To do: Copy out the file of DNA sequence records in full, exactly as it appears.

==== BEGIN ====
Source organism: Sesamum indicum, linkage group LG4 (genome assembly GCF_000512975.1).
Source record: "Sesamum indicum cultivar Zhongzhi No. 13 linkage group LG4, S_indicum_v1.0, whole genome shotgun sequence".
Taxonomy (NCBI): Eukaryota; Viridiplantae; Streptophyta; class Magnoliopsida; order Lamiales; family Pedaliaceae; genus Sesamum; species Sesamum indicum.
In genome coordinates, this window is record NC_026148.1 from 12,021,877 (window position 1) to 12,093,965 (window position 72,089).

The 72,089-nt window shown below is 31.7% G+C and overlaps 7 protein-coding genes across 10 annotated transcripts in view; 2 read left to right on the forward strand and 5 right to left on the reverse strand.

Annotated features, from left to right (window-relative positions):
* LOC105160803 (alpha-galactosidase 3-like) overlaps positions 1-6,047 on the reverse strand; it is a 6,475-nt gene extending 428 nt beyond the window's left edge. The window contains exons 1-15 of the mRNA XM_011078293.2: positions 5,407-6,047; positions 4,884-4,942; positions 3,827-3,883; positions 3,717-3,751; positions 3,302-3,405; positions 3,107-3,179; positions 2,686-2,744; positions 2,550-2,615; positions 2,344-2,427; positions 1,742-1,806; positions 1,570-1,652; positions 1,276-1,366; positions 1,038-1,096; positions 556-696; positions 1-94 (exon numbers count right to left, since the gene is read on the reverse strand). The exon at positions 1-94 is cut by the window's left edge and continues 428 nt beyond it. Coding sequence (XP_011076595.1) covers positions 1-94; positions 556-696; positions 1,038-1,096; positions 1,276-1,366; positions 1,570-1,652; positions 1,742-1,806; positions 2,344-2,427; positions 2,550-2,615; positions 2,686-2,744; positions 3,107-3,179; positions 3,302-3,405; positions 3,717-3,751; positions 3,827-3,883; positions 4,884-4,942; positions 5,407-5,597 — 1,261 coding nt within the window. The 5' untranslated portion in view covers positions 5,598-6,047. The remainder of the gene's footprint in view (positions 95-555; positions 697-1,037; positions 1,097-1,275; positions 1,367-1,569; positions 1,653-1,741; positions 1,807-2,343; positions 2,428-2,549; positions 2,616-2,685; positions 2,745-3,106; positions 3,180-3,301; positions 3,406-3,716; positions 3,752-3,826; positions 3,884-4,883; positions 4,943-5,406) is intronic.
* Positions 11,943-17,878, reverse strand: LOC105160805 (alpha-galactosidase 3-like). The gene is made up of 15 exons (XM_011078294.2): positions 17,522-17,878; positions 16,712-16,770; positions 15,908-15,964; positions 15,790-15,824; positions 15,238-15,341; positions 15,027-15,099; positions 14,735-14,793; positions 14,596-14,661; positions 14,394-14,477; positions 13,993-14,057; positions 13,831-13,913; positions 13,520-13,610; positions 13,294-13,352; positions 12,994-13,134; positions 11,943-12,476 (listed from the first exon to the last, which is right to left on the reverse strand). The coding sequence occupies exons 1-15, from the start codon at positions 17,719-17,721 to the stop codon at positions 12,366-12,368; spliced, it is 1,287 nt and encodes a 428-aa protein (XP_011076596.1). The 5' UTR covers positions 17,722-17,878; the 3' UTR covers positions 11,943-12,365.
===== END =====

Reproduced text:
Source organism: Sesamum indicum, linkage group LG4 (genome assembly GCF_000512975.1).
Source record: "Sesamum indicum cultivar Zhongzhi No. 13 linkage group LG4, S_indicum_v1.0, whole genome shotgun sequence".
Taxonomy (NCBI): Eukaryota; Viridiplantae; Streptophyta; class Magnoliopsida; order Lamiales; family Pedaliaceae; genus Sesamum; species Sesamum indicum.
In genome coordinates, this window is record NC_026148.1 from 12,021,877 (window position 1) to 12,093,965 (window position 72,089).

The 72,089-nt window shown below is 31.7% G+C and overlaps 7 protein-coding genes across 10 annotated transcripts in view; 2 read left to right on the forward strand and 5 right to left on the reverse strand.

Annotated features, from left to right (window-relative positions):
* LOC105160803 (alpha-galactosidase 3-like) overlaps positions 1-6,047 on the reverse strand; it is a 6,475-nt gene extending 428 nt beyond the window's left edge. The window contains exons 1-15 of the mRNA XM_011078293.2: positions 5,407-6,047; positions 4,884-4,942; positions 3,827-3,883; positions 3,717-3,751; positions 3,302-3,405; positions 3,107-3,179; positions 2,686-2,744; positions 2,550-2,615; positions 2,344-2,427; positions 1,742-1,806; positions 1,570-1,652; positions 1,276-1,366; positions 1,038-1,096; positions 556-696; positions 1-94 (exon numbers count right to left, since the gene is read on the reverse strand). The exon at positions 1-94 is cut by the window's left edge and continues 428 nt beyond it. Coding sequence (XP_011076595.1) covers positions 1-94; positions 556-696; positions 1,038-1,096; positions 1,276-1,366; positions 1,570-1,652; positions 1,742-1,806; positions 2,344-2,427; positions 2,550-2,615; positions 2,686-2,744; positions 3,107-3,179; positions 3,302-3,405; positions 3,717-3,751; positions 3,827-3,883; positions 4,884-4,942; positions 5,407-5,597 — 1,261 coding nt within the window. The 5' untranslated portion in view covers positions 5,598-6,047. The remainder of the gene's footprint in view (positions 95-555; positions 697-1,037; positions 1,097-1,275; positions 1,367-1,569; positions 1,653-1,741; positions 1,807-2,343; positions 2,428-2,549; positions 2,616-2,685; positions 2,745-3,106; positions 3,180-3,301; positions 3,406-3,716; positions 3,752-3,826; positions 3,884-4,883; positions 4,943-5,406) is intronic.
* Positions 11,943-17,878, reverse strand: LOC105160805 (alpha-galactosidase 3-like). The gene is made up of 15 exons (XM_011078294.2): positions 17,522-17,878; positions 16,712-16,770; positions 15,908-15,964; positions 15,790-15,824; positions 15,238-15,341; positions 15,027-15,099; positions 14,735-14,793; positions 14,596-14,661; positions 14,394-14,477; positions 13,993-14,057; positions 13,831-13,913; positions 13,520-13,610; positions 13,294-13,352; positions 12,994-13,134; positions 11,943-12,476 (listed from the first exon to the last, which is right to left on the reverse strand). The coding sequence occupies exons 1-15, from the start codon at positions 17,719-17,721 to the stop codon at positions 12,366-12,368; spliced, it is 1,287 nt and encodes a 428-aa protein (XP_011076596.1). The 5' UTR covers positions 17,722-17,878; the 3' UTR covers positions 11,943-12,365.